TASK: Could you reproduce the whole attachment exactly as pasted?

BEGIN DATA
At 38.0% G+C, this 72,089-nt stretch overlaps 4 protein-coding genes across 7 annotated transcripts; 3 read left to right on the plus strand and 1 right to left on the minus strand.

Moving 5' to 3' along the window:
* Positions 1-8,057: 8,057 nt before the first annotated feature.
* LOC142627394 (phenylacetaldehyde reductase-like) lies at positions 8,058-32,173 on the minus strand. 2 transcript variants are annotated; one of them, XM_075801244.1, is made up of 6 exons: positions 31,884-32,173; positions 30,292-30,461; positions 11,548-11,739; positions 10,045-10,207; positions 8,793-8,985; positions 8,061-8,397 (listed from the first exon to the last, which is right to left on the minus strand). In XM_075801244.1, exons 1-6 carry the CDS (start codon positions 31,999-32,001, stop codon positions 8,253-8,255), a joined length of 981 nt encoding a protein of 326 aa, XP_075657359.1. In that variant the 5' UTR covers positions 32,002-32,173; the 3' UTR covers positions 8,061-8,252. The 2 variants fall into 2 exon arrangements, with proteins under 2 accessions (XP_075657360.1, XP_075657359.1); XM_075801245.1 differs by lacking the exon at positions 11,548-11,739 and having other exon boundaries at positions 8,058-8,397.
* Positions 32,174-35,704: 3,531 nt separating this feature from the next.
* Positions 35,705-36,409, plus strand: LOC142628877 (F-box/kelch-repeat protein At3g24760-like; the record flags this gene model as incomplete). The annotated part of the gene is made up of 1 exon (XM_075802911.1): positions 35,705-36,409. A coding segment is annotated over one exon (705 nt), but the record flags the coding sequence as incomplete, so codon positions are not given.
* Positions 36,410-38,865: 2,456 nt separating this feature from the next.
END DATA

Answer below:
At 38.0% G+C, this 72,089-nt stretch overlaps 4 protein-coding genes across 7 annotated transcripts; 3 read left to right on the plus strand and 1 right to left on the minus strand.

Moving 5' to 3' along the window:
* Positions 1-8,057: 8,057 nt before the first annotated feature.
* LOC142627394 (phenylacetaldehyde reductase-like) lies at positions 8,058-32,173 on the minus strand. 2 transcript variants are annotated; one of them, XM_075801244.1, is made up of 6 exons: positions 31,884-32,173; positions 30,292-30,461; positions 11,548-11,739; positions 10,045-10,207; positions 8,793-8,985; positions 8,061-8,397 (listed from the first exon to the last, which is right to left on the minus strand). In XM_075801244.1, exons 1-6 carry the CDS (start codon positions 31,999-32,001, stop codon positions 8,253-8,255), a joined length of 981 nt encoding a protein of 326 aa, XP_075657359.1. In that variant the 5' UTR covers positions 32,002-32,173; the 3' UTR covers positions 8,061-8,252. The 2 variants fall into 2 exon arrangements, with proteins under 2 accessions (XP_075657360.1, XP_075657359.1); XM_075801245.1 differs by lacking the exon at positions 11,548-11,739 and having other exon boundaries at positions 8,058-8,397.
* Positions 32,174-35,704: 3,531 nt separating this feature from the next.
* Positions 35,705-36,409, plus strand: LOC142628877 (F-box/kelch-repeat protein At3g24760-like; the record flags this gene model as incomplete). The annotated part of the gene is made up of 1 exon (XM_075802911.1): positions 35,705-36,409. A coding segment is annotated over one exon (705 nt), but the record flags the coding sequence as incomplete, so codon positions are not given.
* Positions 36,410-38,865: 2,456 nt separating this feature from the next.